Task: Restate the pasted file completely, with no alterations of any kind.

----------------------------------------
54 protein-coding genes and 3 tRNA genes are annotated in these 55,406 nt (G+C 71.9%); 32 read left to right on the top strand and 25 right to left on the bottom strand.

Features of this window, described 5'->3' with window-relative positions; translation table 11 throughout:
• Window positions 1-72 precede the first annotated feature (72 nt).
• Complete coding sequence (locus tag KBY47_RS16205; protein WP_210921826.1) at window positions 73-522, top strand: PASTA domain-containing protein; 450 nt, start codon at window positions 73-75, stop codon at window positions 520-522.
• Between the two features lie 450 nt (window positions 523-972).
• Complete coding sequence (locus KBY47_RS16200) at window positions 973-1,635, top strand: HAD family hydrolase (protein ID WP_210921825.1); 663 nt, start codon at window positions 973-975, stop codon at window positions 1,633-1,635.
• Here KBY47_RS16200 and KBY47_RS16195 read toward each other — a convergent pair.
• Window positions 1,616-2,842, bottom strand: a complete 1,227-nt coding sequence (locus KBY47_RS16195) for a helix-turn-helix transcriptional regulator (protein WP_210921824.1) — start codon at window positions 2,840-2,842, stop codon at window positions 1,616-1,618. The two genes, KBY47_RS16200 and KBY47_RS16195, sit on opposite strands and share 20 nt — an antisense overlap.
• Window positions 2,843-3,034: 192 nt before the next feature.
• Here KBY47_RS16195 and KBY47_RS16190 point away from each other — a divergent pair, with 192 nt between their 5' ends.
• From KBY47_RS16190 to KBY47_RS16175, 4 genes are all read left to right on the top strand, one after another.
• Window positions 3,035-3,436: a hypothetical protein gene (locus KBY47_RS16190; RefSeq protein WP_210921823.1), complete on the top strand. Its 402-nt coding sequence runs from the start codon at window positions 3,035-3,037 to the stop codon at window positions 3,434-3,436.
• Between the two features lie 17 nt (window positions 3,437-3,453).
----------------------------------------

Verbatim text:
54 protein-coding genes and 3 tRNA genes are annotated in these 55,406 nt (G+C 71.9%); 32 read left to right on the top strand and 25 right to left on the bottom strand.

Features of this window, described 5'->3' with window-relative positions; translation table 11 throughout:
• Window positions 1-72 precede the first annotated feature (72 nt).
• Complete coding sequence (locus tag KBY47_RS16205; protein WP_210921826.1) at window positions 73-522, top strand: PASTA domain-containing protein; 450 nt, start codon at window positions 73-75, stop codon at window positions 520-522.
• Between the two features lie 450 nt (window positions 523-972).
• Complete coding sequence (locus KBY47_RS16200) at window positions 973-1,635, top strand: HAD family hydrolase (protein ID WP_210921825.1); 663 nt, start codon at window positions 973-975, stop codon at window positions 1,633-1,635.
• Here KBY47_RS16200 and KBY47_RS16195 read toward each other — a convergent pair.
• Window positions 1,616-2,842, bottom strand: a complete 1,227-nt coding sequence (locus KBY47_RS16195) for a helix-turn-helix transcriptional regulator (protein WP_210921824.1) — start codon at window positions 2,840-2,842, stop codon at window positions 1,616-1,618. The two genes, KBY47_RS16200 and KBY47_RS16195, sit on opposite strands and share 20 nt — an antisense overlap.
• Window positions 2,843-3,034: 192 nt before the next feature.
• Here KBY47_RS16195 and KBY47_RS16190 point away from each other — a divergent pair, with 192 nt between their 5' ends.
• From KBY47_RS16190 to KBY47_RS16175, 4 genes are all read left to right on the top strand, one after another.
• Window positions 3,035-3,436: a hypothetical protein gene (locus KBY47_RS16190; RefSeq protein WP_210921823.1), complete on the top strand. Its 402-nt coding sequence runs from the start codon at window positions 3,035-3,037 to the stop codon at window positions 3,434-3,436.
• Between the two features lie 17 nt (window positions 3,437-3,453).